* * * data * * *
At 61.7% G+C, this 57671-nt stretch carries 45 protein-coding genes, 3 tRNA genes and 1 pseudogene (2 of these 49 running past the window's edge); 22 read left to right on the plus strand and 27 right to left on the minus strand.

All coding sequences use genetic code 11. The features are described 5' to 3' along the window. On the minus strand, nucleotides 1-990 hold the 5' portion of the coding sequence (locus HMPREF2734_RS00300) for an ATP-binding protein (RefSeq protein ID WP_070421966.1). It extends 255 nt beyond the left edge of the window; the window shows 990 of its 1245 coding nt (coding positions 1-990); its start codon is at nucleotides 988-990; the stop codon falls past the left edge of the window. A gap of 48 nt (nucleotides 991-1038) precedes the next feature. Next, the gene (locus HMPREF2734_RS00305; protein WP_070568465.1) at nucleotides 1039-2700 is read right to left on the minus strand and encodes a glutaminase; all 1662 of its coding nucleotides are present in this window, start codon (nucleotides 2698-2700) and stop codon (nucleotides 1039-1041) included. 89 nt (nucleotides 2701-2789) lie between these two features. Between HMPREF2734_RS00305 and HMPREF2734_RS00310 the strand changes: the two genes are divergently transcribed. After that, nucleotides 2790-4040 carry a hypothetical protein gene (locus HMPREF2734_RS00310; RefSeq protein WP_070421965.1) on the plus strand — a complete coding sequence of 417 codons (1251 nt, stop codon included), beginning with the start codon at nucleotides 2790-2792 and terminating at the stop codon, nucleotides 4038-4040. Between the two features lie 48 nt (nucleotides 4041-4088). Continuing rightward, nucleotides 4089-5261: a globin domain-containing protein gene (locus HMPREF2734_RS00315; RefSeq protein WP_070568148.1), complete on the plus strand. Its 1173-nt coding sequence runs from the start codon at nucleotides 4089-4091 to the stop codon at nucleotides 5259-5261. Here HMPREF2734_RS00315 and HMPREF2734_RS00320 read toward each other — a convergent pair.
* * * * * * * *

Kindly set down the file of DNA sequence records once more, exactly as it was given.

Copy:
At 61.7% G+C, this 57671-nt stretch carries 45 protein-coding genes, 3 tRNA genes and 1 pseudogene (2 of these 49 running past the window's edge); 22 read left to right on the plus strand and 27 right to left on the minus strand.

All coding sequences use genetic code 11. The features are described 5' to 3' along the window. On the minus strand, nucleotides 1-990 hold the 5' portion of the coding sequence (locus HMPREF2734_RS00300) for an ATP-binding protein (RefSeq protein ID WP_070421966.1). It extends 255 nt beyond the left edge of the window; the window shows 990 of its 1245 coding nt (coding positions 1-990); its start codon is at nucleotides 988-990; the stop codon falls past the left edge of the window. A gap of 48 nt (nucleotides 991-1038) precedes the next feature. Next, the gene (locus HMPREF2734_RS00305; protein WP_070568465.1) at nucleotides 1039-2700 is read right to left on the minus strand and encodes a glutaminase; all 1662 of its coding nucleotides are present in this window, start codon (nucleotides 2698-2700) and stop codon (nucleotides 1039-1041) included. 89 nt (nucleotides 2701-2789) lie between these two features. Between HMPREF2734_RS00305 and HMPREF2734_RS00310 the strand changes: the two genes are divergently transcribed. After that, nucleotides 2790-4040 carry a hypothetical protein gene (locus HMPREF2734_RS00310; RefSeq protein WP_070421965.1) on the plus strand — a complete coding sequence of 417 codons (1251 nt, stop codon included), beginning with the start codon at nucleotides 2790-2792 and terminating at the stop codon, nucleotides 4038-4040. Between the two features lie 48 nt (nucleotides 4041-4088). Continuing rightward, nucleotides 4089-5261: a globin domain-containing protein gene (locus HMPREF2734_RS00315; RefSeq protein WP_070568148.1), complete on the plus strand. Its 1173-nt coding sequence runs from the start codon at nucleotides 4089-4091 to the stop codon at nucleotides 5259-5261. Here HMPREF2734_RS00315 and HMPREF2734_RS00320 read toward each other — a convergent pair.